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How Punjab farmer is fighting our battle as his own

November 06, 2020 05:32 AM


How Punjab farmer is fighting our battle as his own

Sukhbir Singh Badal
Sukhbir Singh Badal

Today, the world marches to the beat of an invisible army of economic policy-makers, backed by political and even military muscle, that tells us what to sell, buy, wear or eat; and it tells farmers, including those in Punjab, what he should grow, in what quantity and on what terms.

India could so easily have escaped this economic enslavement of her own people. When the Congress government at the Centre on January 1, 1995, signed on the World Trade Organisation, I remember (former chief minister) Parkash Singh Badal saying in a choked voice, “They have signed the death warrant of our farmers.”

Those words are coming hauntingly true today. The ongoing crisis arising out the three central Acts can be understood and fought only against this background. The government brought three ordinances before the cabinet as table agenda. When the Shiromani Akali Dal (SAD) representative in the government, Harsimrat Kaur Badal, perused the ordinances, she told them these would not be acceptable to farmers. She was assured since ordinances are merely temporary measures, her concerns about farmers will be addressed and the objectionable clauses removed. We took them at their word, and said so to the farmers.

At my meetings with leaders of farmer organisations, I always offered to support them on any clause they wished to add to or delete from the Bills. They gave us their feedback and we took that feedback to the government and asked it to address their concerns. The Centre didn’t agree. We voted against the Bill, Harsimrat resigned and we quit the National Democratic Alliance to stand by the farmers.

Save farmers from corporate sharks

The Centre needs to be stopped from handing our farmers’ destiny into the hands of national and multinational corporate sharks. The WTO has chosen agriculture as the number one economic area in the country to attack, usurp and finally eliminate. The gameplan is to make India completely dependent on rich nations through corporates. For this, the WTO has attacked farm subsidies, putting them into three baskets of green, orange and blue.

The devil hides in the orange basket that contains subsidies which distort international trade by making products (say wheat) of a particular country (say India) cheaper in comparison with the same project in another country (say, the US). According to the WTO, “The worst subsidies are the minimum support price (MSP) and free power.”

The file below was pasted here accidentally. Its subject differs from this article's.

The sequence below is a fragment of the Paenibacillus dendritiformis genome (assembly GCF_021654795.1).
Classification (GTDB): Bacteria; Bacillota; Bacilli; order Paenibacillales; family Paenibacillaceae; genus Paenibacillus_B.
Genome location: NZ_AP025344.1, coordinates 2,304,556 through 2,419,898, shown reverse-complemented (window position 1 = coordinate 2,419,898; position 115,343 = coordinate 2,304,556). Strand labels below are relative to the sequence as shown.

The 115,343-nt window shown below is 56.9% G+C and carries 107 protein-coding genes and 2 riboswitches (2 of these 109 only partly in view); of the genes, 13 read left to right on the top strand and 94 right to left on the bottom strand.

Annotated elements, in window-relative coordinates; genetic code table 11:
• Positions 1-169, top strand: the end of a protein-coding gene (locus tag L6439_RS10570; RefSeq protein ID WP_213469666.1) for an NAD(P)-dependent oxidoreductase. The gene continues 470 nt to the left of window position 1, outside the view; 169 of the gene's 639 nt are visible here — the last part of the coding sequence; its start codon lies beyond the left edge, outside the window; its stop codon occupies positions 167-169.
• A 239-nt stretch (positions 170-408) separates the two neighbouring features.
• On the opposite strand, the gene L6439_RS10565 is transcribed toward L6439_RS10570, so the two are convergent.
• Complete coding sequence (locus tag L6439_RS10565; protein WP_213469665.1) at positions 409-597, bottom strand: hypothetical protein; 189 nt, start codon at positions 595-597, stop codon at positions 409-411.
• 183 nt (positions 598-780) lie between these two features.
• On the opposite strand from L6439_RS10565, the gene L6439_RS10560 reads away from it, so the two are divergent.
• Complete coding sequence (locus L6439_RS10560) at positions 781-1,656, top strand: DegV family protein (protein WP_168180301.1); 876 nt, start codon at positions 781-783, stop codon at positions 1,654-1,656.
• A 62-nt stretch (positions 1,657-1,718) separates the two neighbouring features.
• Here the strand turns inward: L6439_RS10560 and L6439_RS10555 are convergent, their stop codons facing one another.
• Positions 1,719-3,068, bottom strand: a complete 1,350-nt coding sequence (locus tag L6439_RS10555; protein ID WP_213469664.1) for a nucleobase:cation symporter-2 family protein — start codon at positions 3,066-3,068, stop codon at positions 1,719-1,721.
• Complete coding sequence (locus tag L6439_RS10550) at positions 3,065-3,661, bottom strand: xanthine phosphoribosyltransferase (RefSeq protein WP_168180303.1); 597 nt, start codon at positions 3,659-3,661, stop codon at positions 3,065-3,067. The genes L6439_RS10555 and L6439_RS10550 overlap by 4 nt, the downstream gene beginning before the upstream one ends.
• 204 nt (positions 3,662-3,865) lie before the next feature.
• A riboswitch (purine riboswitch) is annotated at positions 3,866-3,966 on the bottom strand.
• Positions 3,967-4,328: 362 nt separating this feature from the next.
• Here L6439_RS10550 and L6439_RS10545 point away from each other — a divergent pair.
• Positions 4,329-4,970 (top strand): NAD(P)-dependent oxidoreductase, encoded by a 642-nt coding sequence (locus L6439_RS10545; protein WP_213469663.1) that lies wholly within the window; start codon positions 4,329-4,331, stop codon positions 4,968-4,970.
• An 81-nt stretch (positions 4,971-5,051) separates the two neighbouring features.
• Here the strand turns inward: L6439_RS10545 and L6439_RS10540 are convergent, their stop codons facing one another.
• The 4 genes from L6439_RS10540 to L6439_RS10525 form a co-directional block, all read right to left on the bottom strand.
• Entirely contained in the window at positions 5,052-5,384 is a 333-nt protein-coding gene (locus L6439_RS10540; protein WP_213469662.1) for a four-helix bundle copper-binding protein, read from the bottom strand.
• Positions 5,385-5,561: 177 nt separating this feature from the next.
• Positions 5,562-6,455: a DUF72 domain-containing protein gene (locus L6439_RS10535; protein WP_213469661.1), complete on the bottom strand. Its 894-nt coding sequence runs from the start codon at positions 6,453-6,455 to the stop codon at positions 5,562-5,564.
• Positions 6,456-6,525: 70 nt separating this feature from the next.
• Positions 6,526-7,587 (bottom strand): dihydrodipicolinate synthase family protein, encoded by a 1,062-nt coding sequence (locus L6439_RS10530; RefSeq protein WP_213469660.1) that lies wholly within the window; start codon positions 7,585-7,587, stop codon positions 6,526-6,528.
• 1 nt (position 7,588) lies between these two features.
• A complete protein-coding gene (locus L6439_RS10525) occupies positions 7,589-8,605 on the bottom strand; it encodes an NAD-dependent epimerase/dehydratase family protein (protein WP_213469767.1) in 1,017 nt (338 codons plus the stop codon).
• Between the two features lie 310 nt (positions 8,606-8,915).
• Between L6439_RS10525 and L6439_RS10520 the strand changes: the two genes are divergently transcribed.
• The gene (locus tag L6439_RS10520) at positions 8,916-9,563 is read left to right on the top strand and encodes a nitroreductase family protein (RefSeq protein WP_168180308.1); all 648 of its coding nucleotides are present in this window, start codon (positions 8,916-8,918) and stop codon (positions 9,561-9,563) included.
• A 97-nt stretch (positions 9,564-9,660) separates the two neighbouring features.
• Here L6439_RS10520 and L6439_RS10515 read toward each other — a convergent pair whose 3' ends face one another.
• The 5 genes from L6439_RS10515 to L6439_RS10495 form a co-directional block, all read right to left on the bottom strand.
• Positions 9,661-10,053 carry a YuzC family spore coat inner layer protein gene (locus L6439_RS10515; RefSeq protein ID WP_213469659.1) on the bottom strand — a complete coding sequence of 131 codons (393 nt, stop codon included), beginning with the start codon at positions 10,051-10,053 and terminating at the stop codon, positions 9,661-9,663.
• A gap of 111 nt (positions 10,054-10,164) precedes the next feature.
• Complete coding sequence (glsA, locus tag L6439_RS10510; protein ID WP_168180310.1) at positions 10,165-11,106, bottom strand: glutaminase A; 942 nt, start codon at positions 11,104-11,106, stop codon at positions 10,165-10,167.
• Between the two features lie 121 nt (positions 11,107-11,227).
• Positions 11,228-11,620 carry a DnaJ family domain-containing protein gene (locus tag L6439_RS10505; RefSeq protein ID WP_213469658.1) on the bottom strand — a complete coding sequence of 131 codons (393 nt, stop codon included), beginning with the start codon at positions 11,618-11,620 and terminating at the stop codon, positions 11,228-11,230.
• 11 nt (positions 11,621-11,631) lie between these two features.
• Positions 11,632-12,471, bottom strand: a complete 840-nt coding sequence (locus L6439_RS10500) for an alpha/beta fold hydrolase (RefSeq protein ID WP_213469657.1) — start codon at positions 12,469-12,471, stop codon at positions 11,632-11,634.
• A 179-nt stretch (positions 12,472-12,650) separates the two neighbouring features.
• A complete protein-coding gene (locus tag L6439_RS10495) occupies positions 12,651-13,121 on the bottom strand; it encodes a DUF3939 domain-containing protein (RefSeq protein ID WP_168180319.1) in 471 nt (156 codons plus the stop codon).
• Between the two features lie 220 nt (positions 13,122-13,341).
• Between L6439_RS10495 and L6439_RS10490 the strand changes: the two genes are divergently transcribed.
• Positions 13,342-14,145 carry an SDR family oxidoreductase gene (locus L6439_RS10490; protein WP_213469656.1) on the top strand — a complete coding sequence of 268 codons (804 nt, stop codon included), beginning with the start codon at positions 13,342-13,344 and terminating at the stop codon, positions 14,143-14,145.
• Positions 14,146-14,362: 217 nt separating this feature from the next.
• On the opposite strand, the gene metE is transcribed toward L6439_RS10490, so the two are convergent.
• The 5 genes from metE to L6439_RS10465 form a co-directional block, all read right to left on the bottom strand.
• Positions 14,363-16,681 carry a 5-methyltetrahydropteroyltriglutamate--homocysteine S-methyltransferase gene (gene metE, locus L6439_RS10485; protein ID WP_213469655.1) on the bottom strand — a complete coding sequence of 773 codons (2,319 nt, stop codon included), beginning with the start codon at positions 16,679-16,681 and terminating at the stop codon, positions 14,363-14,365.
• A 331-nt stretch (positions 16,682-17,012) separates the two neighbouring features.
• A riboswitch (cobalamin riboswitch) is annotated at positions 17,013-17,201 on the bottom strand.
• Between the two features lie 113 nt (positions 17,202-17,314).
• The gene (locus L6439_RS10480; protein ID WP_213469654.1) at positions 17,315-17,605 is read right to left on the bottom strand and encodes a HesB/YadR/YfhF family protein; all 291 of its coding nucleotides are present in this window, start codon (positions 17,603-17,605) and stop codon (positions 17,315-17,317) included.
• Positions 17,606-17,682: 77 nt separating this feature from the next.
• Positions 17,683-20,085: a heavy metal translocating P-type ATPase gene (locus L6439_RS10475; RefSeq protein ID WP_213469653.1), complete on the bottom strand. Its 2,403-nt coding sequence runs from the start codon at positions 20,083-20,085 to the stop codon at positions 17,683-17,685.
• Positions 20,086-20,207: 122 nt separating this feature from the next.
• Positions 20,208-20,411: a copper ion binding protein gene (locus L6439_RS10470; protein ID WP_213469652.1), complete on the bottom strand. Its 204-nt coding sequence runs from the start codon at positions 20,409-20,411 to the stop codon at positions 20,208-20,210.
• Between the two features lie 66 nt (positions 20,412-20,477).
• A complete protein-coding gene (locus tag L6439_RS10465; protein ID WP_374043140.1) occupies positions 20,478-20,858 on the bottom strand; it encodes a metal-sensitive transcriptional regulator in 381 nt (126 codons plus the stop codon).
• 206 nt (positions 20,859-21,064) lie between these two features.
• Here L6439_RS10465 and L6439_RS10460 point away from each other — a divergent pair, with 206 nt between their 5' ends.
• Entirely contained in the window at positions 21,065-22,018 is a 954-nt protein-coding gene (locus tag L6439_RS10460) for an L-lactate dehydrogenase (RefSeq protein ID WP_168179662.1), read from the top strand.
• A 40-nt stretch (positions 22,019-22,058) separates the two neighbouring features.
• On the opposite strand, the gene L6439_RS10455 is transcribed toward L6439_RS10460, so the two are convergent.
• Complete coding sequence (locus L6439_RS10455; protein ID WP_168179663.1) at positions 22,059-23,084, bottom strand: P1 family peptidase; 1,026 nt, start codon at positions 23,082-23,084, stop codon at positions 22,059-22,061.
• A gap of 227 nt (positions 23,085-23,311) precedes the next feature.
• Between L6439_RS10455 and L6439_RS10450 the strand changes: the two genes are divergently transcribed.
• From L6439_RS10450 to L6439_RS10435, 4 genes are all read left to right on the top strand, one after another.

Do you remember an important leader in Punjab making free power such an evil issue sometime back?

Indirect path to end MSP, subsidies

Here is something the Government of India is not telling people. It is committed to the WTO to remove all farm subsidies, including MSP. But a direct, frontal attack on the MSP is a political impossibility. Hence, the indirect path. You keep procurement at MSP a ritual but you neuter it by creating conditions under which MSP dies its own death.

The central Acts target agriculture produce marketing committees (APMCs). When you not only allow purchases of farm produce outside mandis but also incentivise it through no taxation on the buyers, you lure sellers away from these APMCs, which will finally collapse under their own weight.

Then there is contract farming that will eventually turn the farmer into a land-owning tenant at the mercy of the corporate houses. Capt Amarinder Singh was the author of this idea in Punjab, and the Congress in India.

Declare Punjab a principal market area

Finally, the amendments in the Essential Commodities Act legalises something we have been brought up believing is not only a crime but a sin – hoarding with all its attendant evils. Under the given dispensation, the state government is the only entity that can still stop this disaster from happening.

Chief minister Captain Amarinder Singh must stop play-acting and get down to doing what he and his government need to, and can do. He must immediately declare the entire state of Punjab a principal market area. Since central laws do not apply in these principal market areas, this will mean that even corporate or private players will have to compete with the government in buying farmers’ produce. He will have to pay all taxes that a purchaser pays within the mandis now.

Secondly, Capt Amarinder must acknowledge that his own APMC (amendment), 2017, is a replica of the central Acts, with cosmetic changes here and there. In any case, since all that the farmers want is to preserve the status quo ante, there is no reason why he should stubbornly refuse to reject those amendments.

Our society at large must understand that the farmer is not fighting just his own battle. Like the soldier on our border, the farmer is fighting to save us from the advance of hostile economic forces. He is being magnanimous in fighting our battle as his. We must stand strongly by him.

The writer is the Shiromani Akali Dal president and Ferozepur Lok Sabha MP

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